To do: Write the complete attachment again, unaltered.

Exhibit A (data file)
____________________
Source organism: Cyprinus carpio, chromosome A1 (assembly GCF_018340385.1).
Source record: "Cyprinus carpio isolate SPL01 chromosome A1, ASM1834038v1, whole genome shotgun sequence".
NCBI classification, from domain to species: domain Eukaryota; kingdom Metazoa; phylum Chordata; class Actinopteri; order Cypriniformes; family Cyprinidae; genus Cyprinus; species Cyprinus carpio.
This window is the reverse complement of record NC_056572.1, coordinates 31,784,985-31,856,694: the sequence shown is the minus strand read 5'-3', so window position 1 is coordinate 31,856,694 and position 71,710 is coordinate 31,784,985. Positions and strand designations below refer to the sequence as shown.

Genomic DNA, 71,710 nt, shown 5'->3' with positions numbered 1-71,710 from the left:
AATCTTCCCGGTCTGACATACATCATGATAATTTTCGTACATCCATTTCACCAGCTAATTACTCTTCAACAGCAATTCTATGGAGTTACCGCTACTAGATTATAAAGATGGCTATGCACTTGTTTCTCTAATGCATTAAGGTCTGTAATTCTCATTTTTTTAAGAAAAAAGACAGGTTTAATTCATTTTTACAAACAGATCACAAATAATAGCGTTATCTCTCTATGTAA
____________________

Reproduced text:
Source organism: Cyprinus carpio, chromosome A1 (assembly GCF_018340385.1).
Source record: "Cyprinus carpio isolate SPL01 chromosome A1, ASM1834038v1, whole genome shotgun sequence".
NCBI classification, from domain to species: domain Eukaryota; kingdom Metazoa; phylum Chordata; class Actinopteri; order Cypriniformes; family Cyprinidae; genus Cyprinus; species Cyprinus carpio.
This window is the reverse complement of record NC_056572.1, coordinates 31,784,985-31,856,694: the sequence shown is the minus strand read 5'-3', so window position 1 is coordinate 31,856,694 and position 71,710 is coordinate 31,784,985. Positions and strand designations below refer to the sequence as shown.

Genomic DNA, 71,710 nt, shown 5'->3' with positions numbered 1-71,710 from the left:
AATCTTCCCGGTCTGACATACATCATGATAATTTTCGTACATCCATTTCACCAGCTAATTACTCTTCAACAGCAATTCTATGGAGTTACCGCTACTAGATTATAAAGATGGCTATGCACTTGTTTCTCTAATGCATTAAGGTCTGTAATTCTCATTTTTTTAAGAAAAAAGACAGGTTTAATTCATTTTTACAAACAGATCACAAATAATAGCGTTATCTCTCTATGTAA